For those who remember the alternate shooting-position videos, I decided to go a little more in-depth with some of the most common shooting errors that I’ve seen on the range. These errors do not solely apply to the alternate shooting positions, but to precision shooting in general.
Shooter confidence will play a huge role in alternate positions. The mere lack of confidence can push a shot off target. Most, if not all of the shooters that I talk to say that alternate positions are just too hard and uncomfortable—the reason they don’t practice them.
My usual response to such a statement is, “How comfortable is it to comb your hair with your right hand?” Typically the answer is, “Very.” I use this example to illustrate the fact that no one is born excelling at a task; you simply practice it over years and years until it becomes second nature. The same rule applies to alternate shooting positions.
The key to practicing alternate positions is not to use live rounds on the range. The best shooters in the world do not shoot as many live rounds as they dry fire. The key to confidence is practice through dry fire.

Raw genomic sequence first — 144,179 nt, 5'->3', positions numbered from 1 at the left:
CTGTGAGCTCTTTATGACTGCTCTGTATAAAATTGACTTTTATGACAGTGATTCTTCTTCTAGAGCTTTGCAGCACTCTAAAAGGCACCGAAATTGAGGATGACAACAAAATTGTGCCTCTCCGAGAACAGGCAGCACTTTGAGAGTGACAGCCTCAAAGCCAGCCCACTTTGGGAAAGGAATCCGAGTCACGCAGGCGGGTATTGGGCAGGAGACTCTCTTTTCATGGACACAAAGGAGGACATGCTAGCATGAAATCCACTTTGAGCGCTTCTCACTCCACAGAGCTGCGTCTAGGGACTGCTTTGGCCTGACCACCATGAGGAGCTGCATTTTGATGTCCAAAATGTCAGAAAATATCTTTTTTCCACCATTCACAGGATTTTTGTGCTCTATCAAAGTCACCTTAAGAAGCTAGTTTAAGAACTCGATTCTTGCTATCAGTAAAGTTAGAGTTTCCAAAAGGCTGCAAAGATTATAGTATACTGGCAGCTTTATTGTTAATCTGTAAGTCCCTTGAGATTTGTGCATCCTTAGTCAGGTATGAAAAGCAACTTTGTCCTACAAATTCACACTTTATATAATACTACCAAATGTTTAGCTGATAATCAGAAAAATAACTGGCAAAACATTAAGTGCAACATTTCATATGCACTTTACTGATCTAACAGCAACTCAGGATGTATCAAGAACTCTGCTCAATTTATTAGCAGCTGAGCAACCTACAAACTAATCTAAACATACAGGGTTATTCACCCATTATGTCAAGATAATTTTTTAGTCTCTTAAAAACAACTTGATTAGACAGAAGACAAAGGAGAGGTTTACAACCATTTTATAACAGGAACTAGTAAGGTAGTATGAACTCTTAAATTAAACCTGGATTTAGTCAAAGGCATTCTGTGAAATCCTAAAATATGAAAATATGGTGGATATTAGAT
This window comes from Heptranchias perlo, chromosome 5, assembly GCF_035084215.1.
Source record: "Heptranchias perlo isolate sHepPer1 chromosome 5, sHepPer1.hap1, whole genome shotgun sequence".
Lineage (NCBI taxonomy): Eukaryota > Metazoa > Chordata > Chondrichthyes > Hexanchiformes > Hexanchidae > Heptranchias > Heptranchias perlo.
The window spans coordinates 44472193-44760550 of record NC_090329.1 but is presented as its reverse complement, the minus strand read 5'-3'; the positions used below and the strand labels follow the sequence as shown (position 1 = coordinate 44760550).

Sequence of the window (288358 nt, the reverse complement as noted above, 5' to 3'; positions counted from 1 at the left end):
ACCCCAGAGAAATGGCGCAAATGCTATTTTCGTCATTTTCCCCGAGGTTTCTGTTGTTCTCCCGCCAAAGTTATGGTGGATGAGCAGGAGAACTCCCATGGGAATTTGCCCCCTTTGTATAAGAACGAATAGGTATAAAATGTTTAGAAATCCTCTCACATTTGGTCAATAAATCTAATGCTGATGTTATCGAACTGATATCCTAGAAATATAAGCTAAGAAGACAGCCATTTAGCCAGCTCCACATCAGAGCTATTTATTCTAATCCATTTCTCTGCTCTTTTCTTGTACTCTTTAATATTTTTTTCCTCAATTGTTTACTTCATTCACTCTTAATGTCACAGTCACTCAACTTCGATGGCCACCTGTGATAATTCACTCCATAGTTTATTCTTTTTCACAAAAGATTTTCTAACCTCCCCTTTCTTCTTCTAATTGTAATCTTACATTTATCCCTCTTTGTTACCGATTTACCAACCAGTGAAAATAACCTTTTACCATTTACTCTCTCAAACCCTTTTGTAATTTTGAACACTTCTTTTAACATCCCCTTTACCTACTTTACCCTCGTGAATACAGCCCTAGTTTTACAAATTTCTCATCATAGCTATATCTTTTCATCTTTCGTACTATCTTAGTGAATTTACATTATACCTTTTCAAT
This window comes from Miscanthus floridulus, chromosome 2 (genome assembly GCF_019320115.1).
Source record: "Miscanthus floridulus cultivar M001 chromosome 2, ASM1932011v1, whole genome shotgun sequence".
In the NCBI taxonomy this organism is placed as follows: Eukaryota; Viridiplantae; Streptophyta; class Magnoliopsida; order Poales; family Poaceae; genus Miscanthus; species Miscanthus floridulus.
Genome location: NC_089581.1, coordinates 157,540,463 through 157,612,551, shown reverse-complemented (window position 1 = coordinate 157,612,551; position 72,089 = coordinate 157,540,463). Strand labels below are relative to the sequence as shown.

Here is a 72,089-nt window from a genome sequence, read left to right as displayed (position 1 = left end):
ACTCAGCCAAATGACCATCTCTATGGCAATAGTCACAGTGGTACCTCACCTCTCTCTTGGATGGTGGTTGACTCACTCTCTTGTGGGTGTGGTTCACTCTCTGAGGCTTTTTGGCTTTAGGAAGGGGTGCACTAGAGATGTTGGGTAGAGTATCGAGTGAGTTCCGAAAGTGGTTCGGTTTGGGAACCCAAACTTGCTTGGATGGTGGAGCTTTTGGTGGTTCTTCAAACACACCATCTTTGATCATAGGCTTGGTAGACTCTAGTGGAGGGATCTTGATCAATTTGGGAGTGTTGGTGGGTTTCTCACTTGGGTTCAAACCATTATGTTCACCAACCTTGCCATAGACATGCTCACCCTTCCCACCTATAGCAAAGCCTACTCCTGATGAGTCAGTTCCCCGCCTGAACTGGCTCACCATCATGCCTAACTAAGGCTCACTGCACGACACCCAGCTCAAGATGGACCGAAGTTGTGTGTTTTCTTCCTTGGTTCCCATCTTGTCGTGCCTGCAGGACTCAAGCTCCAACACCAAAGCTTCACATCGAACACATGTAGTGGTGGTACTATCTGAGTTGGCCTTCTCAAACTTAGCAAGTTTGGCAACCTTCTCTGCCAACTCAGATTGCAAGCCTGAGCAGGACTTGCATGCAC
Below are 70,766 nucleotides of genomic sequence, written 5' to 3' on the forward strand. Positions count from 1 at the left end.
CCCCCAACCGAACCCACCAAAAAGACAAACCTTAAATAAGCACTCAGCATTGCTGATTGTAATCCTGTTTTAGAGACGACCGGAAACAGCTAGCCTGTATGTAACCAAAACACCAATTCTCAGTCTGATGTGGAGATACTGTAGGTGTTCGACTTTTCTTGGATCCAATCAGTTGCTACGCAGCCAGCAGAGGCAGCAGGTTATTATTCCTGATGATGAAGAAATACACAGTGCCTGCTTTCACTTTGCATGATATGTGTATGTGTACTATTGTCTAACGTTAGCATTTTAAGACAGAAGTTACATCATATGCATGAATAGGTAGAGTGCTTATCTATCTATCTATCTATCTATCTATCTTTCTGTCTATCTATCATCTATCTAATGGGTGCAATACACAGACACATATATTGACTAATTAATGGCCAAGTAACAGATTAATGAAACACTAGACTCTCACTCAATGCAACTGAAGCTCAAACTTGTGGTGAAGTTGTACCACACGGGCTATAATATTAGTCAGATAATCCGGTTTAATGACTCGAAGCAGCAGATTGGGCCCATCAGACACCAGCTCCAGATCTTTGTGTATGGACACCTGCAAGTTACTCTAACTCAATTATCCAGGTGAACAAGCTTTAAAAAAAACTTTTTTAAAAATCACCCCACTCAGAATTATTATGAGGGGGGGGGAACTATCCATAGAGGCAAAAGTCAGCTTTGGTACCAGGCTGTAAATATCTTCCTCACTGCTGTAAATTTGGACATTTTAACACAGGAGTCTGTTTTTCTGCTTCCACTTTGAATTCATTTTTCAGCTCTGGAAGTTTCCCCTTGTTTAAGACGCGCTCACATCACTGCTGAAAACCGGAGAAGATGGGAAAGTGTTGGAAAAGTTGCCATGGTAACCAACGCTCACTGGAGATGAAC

Anticipation is one of the most common errors that I see in precision shooters who shoot using alternate positions. You can typically see the anticipation before the shot even breaks. Once again, a lack of confidence and lack of dry-fire practice can contribute to this.
I stress dry-fire practice because it’s scientifically proven that it does work. It trains our brains to expect that when the trigger is squeezed to the rear, we’ll only hear the click of the trigger and see that the reticle remains on the target without any lateral or horizontal shift. This rules out shooter anticipation when a live round is fired.
Natural point of aim (NPA)
If we ignore our natural point of aim during an alternate position, we will experience one of two, or both, results: The shooter will either experience a miss due to muscling the rifle on target, or will not able to reacquire the target after the shot is fired. When the shot is fired, if the rifle rises straight up and then back down to its point of origin, the shooter has a good NPA.
If we hold our breath while in an alternate shooting position—when our diaphragm may also be compressed, reducing lung volume an additional 30 percent—we are only exacerbating a problem. Always remember that the first thing compromised while shooting and holding your breath is eyesight. The eyes will begin to flutter, shift, and tunnel vision will set in if holding one’s breath is taken to its extreme (holding breath longing than than five seconds).
The flutter in the eyes is then transferred to the facial bone structure, which is then transferred to the rifle. The rifle will begin to jump with the rhythm of the heart if breath is held for a prolonged period. Given that the lungs are similar to balloons when fully inflated, and the heart is located in between the two, the ‘thump’ of the heart will be felt more powerfully when the lungs are inflated than when they have less or no air in them.
Now get out there and practice.
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